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2020 lessons learned – lump sum de-risking in the context of steeply declining interest rates

Defined benefit plan valuation interest rates have declined nearly 200 basis points since late 2018. Interest rate stabilization has significantly mitigated the effect of this decline on plan funding. GAAP accounting (e.g., balance sheet disclosure) is, however, indexed to current rates, and the steep declines in interest rates have presented a number of challenges and opportunities for defined benefit plan sponsors. 

In this article we present some “lessons learned” with regard to 2020 lump sum de-risking (paying out a participant’s benefit as a lump sum and thereby eliminating the related liability). In a follow-on article we will discuss 2020 annuity settlements.


Let’s begin by being clear about timing. Lump sums paid out in 2020 will affect year-end 2020 financials, 2021 ERISA minimum funding, and 2021 Pension Benefit Guaranty Corporation premiums.

In a context of stable interest rates, the de-risking decision has, for some time, been driven by increases in PBGC premiums. Cost savings from reducing headcount has generally come from (1) lower PBGC headcount premiums (we estimate the 2021 headcount premium will be $85/per participant), (2) lower variable-rate premiums (VRPs) for plans at the VRP headcount cap (we estimate the 2021 headcount cap will be $579 per participant), and (3) reduced ongoing administrative costs.

Significant declines in interest rates over the past two years have highlighted another cost savings – for many plans, in the context of rapidly declining interest rates, the cost of lump sums is (significantly) lower than the book (and “real”) value of the related plan liability. The savings de-risking generates in this context will, for many plans, significantly outweigh PBGC-premium related savings. A “backward looking” PBGC VRP valuation rate cuts the other way, producing, e.g., VRP increases for plans not at the VRP headcount cap.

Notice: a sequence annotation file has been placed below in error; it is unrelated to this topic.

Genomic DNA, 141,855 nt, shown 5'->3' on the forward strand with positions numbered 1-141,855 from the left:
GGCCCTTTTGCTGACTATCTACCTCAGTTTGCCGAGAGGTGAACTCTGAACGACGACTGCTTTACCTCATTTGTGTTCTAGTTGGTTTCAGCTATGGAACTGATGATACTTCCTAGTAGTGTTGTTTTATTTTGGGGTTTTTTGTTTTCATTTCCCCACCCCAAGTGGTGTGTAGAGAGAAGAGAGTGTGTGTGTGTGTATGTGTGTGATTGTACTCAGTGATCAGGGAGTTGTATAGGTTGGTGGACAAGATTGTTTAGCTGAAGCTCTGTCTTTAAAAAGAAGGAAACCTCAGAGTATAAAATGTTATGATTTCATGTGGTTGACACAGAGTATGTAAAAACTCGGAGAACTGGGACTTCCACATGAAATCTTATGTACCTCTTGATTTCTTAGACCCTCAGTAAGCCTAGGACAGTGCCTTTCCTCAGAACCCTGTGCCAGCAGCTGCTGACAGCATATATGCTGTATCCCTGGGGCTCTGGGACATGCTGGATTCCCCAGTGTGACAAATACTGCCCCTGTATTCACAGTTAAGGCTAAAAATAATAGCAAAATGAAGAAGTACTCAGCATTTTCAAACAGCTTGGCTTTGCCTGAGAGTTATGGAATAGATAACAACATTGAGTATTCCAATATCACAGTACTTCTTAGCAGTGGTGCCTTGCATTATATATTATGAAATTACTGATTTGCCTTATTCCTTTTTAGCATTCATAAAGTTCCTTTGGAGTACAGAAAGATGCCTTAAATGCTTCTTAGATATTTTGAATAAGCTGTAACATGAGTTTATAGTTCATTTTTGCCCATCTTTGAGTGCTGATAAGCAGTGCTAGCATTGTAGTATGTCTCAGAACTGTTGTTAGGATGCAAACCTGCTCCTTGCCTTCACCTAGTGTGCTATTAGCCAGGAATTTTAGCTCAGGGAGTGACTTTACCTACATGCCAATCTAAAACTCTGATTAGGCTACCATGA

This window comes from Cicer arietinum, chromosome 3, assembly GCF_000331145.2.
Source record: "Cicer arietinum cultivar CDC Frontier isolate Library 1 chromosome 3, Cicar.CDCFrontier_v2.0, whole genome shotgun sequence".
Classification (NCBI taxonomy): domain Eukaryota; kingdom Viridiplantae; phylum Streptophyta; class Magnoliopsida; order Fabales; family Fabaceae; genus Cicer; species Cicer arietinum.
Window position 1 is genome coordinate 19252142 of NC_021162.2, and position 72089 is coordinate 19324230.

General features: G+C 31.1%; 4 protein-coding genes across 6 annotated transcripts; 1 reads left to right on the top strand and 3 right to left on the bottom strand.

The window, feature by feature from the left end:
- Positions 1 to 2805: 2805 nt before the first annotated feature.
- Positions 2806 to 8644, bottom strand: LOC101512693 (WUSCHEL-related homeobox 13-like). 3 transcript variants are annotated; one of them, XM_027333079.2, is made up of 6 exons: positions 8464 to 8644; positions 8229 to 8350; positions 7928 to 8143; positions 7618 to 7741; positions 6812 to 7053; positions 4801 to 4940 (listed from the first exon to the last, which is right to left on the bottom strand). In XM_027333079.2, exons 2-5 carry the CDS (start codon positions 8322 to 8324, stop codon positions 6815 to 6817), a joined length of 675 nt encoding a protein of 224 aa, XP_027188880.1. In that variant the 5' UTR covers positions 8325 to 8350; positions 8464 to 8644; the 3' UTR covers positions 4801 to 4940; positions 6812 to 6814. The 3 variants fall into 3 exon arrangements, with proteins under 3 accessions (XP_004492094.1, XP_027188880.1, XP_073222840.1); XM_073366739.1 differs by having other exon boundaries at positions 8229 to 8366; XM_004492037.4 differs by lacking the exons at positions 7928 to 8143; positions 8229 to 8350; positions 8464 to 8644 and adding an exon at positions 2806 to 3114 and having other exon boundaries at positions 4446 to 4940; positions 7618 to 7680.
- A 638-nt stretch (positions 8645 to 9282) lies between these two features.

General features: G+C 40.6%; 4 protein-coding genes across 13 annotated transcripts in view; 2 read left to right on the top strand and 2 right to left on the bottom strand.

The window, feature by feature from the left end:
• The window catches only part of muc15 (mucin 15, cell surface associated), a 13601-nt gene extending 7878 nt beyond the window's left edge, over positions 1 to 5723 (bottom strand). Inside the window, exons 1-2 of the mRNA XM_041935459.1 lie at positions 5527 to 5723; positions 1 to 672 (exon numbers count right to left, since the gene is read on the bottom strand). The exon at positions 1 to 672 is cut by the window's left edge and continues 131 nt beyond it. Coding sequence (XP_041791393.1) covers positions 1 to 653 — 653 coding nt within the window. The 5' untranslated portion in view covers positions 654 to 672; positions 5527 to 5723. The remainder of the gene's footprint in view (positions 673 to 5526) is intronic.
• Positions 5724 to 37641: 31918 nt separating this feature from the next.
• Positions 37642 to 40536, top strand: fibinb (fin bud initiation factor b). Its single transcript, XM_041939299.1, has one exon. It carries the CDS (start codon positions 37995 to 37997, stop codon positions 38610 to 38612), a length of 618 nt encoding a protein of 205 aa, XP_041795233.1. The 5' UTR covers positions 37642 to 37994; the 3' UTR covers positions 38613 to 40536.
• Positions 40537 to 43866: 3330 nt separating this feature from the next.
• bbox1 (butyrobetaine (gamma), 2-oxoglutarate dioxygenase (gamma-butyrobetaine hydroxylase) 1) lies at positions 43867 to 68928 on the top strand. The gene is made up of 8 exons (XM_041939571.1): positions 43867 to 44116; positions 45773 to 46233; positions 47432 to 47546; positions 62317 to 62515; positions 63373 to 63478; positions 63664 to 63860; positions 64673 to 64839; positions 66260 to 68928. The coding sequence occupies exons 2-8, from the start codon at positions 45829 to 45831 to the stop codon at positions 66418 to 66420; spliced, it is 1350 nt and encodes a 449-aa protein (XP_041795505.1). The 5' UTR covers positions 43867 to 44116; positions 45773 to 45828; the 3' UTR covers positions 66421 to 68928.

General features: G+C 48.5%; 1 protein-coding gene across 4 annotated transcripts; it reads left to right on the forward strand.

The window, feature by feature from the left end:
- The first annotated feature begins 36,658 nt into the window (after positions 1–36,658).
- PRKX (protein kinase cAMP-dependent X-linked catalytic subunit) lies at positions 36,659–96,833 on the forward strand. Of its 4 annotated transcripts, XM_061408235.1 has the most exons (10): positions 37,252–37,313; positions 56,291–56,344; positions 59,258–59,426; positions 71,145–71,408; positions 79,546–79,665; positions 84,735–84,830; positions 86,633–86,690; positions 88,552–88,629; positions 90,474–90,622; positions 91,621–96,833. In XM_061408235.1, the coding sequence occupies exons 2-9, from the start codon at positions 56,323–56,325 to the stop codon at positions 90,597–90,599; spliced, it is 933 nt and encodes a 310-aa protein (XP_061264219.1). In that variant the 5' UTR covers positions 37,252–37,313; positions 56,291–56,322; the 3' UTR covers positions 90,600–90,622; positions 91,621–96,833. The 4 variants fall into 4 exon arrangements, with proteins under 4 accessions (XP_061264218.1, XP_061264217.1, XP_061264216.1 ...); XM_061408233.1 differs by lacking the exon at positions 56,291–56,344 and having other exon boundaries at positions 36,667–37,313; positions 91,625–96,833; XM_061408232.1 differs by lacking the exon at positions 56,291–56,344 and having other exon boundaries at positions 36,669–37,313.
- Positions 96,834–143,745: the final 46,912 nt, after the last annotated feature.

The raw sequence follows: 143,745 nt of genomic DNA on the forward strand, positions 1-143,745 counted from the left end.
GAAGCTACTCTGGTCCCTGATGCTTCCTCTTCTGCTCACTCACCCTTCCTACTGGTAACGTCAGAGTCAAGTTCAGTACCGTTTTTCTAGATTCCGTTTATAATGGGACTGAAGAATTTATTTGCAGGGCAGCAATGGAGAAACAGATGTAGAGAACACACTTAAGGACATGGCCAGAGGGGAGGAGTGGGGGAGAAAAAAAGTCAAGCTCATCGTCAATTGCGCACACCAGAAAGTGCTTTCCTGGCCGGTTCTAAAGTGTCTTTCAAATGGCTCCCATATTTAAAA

A “backward looking” lump sum valuation interest rate and its implications

Lump sum de-risking involves paying out the present value of a participant’s benefit. The interest rates used to calculate that present value are the Pension Protection Act (PPA) “spot” first, second and third segment rates for a designated month. Many sponsors set the lump sum rate at the beginning of the calendar year, based on the spot rates in a prior year “lookback” month, so that participants will know what rate will be used to calculate their lump sum for the entire year. 

A plurality of plans use a November lookback month. Under such an approach, for 2020 the lump sum rates were the November 2019 PPA spot rates. Below is a comparison of November 2019 and current (August 2020) IRS segment rates (which are a reasonable approximation of current market DB valuation interest rates).

Table 1: 2020 lump sum rates vs. market

Given this approach, one consequence of the steep 2019-2020 decline in interest rates is (and has been) that the cost of paying lump sums is (significantly) below the current value of the liability, under GAAP but also “in real life.” One way of thinking about this is that the cost of a lump sum is significantly below the cost of an annuity, not just because (as has been axiomatic) annuity carriers charge a margin over book, but also (and much more significantly) because annuities are priced currently and lump sums are (for many plans) priced using a November 2019 interest rate.

Another “backward looking” valuation interest rate that may affect some sponsors is the rate used for the calculation of PBGC VRPs.

A “backward looking” PBGC variable-rate premium valuation interest rate and its implications

Plans that are able to use the alternative method for calculating unfunded vested benefits (UVBs) for purposes of determining PBGC VRPs value liabilities based on a “backward looking” 24-month average of market interest rates ending (for 2021) August 2020. (Remember: lump sums paid out in 2020 affect the 2021 VRP calculation.)

Table 2: 2020 alternative method VRP rates vs. 2020 lump sum rates